Joseph Accused by Potiphar's Wife

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  • Topic: Light, Joseph and the Amazing Technicolor Dreamcoat, Potiphar
  • Pages : 10 (1733 words )
  • Download(s) : 179
  • Published : October 8, 1999
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The story of Joseph and Potiphar's wife is told in the first

book of the Bible, Genesis, chapter 39. Joseph was sold into

slavery by his brothers and bought by Potiphar, a high ranking

official in the Pharaoh's service. "The Lord was with Joseph,"

and gave him success in everything he did. This pleased Potiphar

and before long Joseph was given the highest position in the

household, and left in charge when Potiphar was away. Now

Potiphar's wife found Joseph to be very good looking and had

approached him several times saying "come to bed with me;" and

Joseph being a man of God would not sin against his master or the

Lord, so he refused her. One day when all the servants were

gone, Joseph entered the house and Potiphar's wife approached him

and while holding on to his cloak said "come to bed with me".

Joseph refused and left the house leaving his cloak behind.

Potiphar' Wife screamed for help saying that Joseph had attacked

and tried to sleep with her. When her husband came home she told

him the same false story. Potiphar was so angry at Joseph he had

him locked up in Pharaoh's prison. "But while Joseph was in the

prison, the Lord was with him." This is the subject matter for

which Rembrandt choose to do his representational painting by.

The content of the painting all reveals Rembrandt's

interpretation of the story

This is the account from the Bible of the accusation of

Joseph by Potiphar's Wife. Rembrandt Van Ryn chose this

particular story as the subject of his narrative painting

completed in 1655, under the title of "Joseph Accused By

Potiphar's Wife". Before researching this painting, I noted my

fist perception of Rembrandt work of art. I realized through

that as a result of my later research, my first perception did

not change, but instead were enriched and enlarged by a newfound

understanding of the man and his art. I largely concentrated on

my first and later perceptions in the design elements and

principles of lighting or value, infinite space, color, and focal


After conducting research, my first perceptions about the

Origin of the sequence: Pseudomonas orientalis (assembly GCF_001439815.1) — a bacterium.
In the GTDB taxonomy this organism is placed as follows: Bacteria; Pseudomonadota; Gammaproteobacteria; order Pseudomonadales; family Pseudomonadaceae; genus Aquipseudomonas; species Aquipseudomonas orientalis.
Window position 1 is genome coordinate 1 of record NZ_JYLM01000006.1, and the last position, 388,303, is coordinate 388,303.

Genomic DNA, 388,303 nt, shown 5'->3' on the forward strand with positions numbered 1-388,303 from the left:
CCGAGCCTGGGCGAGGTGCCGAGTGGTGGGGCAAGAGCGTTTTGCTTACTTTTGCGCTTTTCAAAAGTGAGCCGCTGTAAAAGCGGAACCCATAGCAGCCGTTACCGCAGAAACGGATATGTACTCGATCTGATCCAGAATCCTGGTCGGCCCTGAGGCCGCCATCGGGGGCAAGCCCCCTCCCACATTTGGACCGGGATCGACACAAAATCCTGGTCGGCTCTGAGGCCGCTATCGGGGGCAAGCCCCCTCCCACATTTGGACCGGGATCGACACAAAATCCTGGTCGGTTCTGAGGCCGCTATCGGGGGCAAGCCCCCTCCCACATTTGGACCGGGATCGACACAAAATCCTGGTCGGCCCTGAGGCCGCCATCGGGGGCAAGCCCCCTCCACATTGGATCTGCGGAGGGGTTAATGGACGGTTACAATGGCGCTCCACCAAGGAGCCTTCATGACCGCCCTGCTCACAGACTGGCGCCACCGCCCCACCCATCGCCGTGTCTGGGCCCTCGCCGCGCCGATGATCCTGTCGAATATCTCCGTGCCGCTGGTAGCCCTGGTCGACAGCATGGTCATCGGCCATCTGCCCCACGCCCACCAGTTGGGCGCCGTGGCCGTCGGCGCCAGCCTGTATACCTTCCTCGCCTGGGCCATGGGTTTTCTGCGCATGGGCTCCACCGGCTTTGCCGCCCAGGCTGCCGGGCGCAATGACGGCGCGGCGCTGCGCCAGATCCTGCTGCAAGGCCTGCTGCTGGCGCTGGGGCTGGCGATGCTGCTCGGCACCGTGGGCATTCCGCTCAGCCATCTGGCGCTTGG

value, or relative degree of lightness or darkness, in the

painting did not change, but instead I learned that Rembrandt's

use of light and dark was both purposeful and a technique well-

known to the artists of his time. When I first observed this

painting, I thought how dark everything seemed. The only

exceptions to the darkness are the bed and Potiphar's wife, both

of which are flooded in light almost as if a spotlight were

thrown on her and the bed. Some light shines on Joseph's face

and from behind him like a halo around his body, but this light

is very dim. Potiphar in great contrast to his wife is almost in

complete darkness. I first felt there should be more light from

perhaps candles to cast the entire room in partial light. But

after research I found that "Rembrandt liked strong contrasts of

light and dark and used them in his paintings all his life,

letting darkness hide unnecessary details while using light to

bring figures and objects out from the shadows. The high

contrast of light against dark changed an ordinary scene into a

dramatic one ... the Italian word for this use of light and dark

[is] chiaroscuro " (Muhlberger 9). Rembrandt must have believed

that too much detail in the room would have obscured the primary

players of this scene. He uses light to brightly illuminate the

most important person in this painting, Potiphar's wife. In

descending order of importance, Rembrandt places a glow around

Joseph and casts Potiphar in a almost total darkness. I now am

able to see how the contrast of light and dark demonstrates

drastically this crucial turning point in Joseph's life. The

fact that an Italian word exists for Rembrandt's lighting

technique only proves the...
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